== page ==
Make your table pretty! A Reversible Rick Rack Napkin Tutorial

Thanks for all the comments on my giveaway post! It sounds like there are some great homemade/handmade gifts in the works for this year. I don’t think anyone mentioned napkins, so I thought I’d provide you with another gift idea. These napkins make great gifts, or are also perfect as hostess gifts, or work quite well to add some color to your table! (Plus, you can make them with two different fabrics, so they can be reversible – two napkins in one!)

I fully intended to write up this tutorial months ago, but apparently time got away from me. I was reminded of it yesterday by a fellow blogger and I thought this might be a perfect time to share it.

I like square napkins, but you could certainly cut your fabric any size or shape you’d like. For this napkin, I selected two Heather Bailey fabrics – the lovely Pop Daisy in red and the complimentary red Zig Zag. I cut each to 13 1/2″ square. I use this size so that I can cut three out of the width of your standard 42/44″ wide fabric. (I pre-wash my fabric when making napkins)

I selected red rick rack for the trim. I’m partial to the vintage cotton rick rack if you can find it, but any would work here. If you are using vintage cotton, you may want to pre-wash the rick rack.

The rick rack will be sewn to the right side of one of the fabric squares (I usually sew it to the fabric that will be the top). This next photo shows how you’ll turn the rick rack at the corners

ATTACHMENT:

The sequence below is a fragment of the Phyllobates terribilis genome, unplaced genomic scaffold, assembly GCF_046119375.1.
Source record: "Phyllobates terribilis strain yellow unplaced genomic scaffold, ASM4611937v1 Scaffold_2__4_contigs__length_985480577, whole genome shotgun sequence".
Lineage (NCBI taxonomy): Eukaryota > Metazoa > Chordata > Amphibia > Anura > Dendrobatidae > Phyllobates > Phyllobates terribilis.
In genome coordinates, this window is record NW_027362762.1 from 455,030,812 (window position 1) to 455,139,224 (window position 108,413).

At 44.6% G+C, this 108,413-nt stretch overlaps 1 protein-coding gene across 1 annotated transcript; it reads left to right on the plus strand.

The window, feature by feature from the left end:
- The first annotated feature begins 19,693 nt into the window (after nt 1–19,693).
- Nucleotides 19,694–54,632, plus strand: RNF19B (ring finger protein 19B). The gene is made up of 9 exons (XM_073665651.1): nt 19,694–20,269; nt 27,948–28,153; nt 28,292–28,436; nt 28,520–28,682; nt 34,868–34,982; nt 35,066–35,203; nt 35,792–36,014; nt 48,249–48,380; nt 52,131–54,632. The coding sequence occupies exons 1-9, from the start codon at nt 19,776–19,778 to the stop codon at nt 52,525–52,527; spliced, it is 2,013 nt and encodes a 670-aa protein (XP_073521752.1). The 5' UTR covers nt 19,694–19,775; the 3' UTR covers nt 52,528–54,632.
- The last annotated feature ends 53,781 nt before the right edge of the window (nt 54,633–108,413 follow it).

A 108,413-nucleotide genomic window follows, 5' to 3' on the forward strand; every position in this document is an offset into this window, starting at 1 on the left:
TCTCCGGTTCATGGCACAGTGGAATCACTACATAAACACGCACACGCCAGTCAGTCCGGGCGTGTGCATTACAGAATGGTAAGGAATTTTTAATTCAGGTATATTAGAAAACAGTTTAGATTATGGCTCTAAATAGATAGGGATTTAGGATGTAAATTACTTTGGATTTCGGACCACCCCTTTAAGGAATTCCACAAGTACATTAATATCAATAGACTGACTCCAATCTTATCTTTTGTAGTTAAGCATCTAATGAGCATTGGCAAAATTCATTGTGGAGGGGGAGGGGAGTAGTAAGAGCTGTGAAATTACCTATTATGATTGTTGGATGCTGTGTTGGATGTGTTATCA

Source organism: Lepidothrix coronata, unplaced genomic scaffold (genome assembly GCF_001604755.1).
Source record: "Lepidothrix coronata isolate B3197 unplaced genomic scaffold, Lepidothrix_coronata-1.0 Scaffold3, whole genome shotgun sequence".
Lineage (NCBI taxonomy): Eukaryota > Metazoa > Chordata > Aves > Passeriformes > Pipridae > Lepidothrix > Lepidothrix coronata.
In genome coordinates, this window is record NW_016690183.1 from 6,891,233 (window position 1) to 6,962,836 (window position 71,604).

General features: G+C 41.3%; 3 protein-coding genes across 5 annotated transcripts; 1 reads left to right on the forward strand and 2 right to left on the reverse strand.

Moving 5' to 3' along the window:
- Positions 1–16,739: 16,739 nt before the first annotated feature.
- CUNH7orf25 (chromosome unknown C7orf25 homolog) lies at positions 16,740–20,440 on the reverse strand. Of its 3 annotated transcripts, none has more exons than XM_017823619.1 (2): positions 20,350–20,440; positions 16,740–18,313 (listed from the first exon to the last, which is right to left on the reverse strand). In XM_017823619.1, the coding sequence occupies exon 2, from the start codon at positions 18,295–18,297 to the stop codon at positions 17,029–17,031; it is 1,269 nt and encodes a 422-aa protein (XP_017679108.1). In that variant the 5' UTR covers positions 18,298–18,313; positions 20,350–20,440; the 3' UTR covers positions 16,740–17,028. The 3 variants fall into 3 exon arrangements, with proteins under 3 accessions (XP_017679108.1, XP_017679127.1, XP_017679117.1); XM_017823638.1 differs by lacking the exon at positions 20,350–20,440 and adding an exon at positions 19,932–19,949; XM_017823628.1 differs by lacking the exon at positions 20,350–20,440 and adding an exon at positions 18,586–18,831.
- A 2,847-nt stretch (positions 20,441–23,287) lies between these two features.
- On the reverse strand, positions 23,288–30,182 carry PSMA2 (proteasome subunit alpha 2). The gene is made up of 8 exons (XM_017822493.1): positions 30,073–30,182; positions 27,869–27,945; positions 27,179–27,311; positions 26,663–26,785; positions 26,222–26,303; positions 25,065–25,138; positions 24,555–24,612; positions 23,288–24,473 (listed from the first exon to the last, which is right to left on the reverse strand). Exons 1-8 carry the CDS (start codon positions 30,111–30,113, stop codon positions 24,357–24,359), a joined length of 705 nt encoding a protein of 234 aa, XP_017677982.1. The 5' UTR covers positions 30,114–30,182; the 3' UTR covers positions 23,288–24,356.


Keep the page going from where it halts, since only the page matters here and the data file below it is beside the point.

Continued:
I’m lazy, so I don’t bother pinning it, but if you’d like, you could pin the rick rack in place along the edge. I trim a bit off the end of the rick rack so I have a clean edge. You’ll want to make sure that you start with the cut edge facing the outer edge of your fabric, as seen below. This way the cut edge will end up hidden when it’s sewn together. I start in the middle of one edge of the fabric and sew a straight line down the middle of the rick rack. I position it so that the outer bumps of the rick rack are lined up with the edge of the fabric.

When you reach a corner, leave the needle in the down position and turn. You’ll turn the rick rack as well so that it lines up with the next edge.

Overlap the rick rack where you started and backstitch to secure.

When completed, it will look like this

Next you’ll put the second square on top of this one, right sides together

You sew around the perimeter again, leaving an opening about 4″ long so you can turn it right side out. I try to sew along the same line I just made when attaching the rick rack. (As an alternative, if you want to skip a step, you could certainly skip sewing the rick rack to the front, and simply pin it securely and sew everything together in this step. I like to do it separately to make sure the rick rack is attached correctly.)

Clip the corners, turn right side out, and iron the edges flat. You may need to pull on some of the rick rack points as you iron – this can help to make sure you get a clean edge. Make sure to iron in the unsewn section – this opening will be sewn shut in the next step.

This is the last step! Simply topstitch around the entire napkin. This closes that opening and provides a nice finished look.  You can even be creative here – I used a straight stitch, but you could use a zig zag, or any other decorative stitch you may have on your machine.

And here you have your lovely completed napkin! It can be folded any way you’d like – I like it as a square, with two sides of rick rack showing, or folded in thirds, with rick rack showing along the bottom edge.

And don’t forget, it’s reversible! (though I should mention that I often make these using one printed fabric for the top and then a solid white for the backing. Both are quite lovely!) Enjoy!

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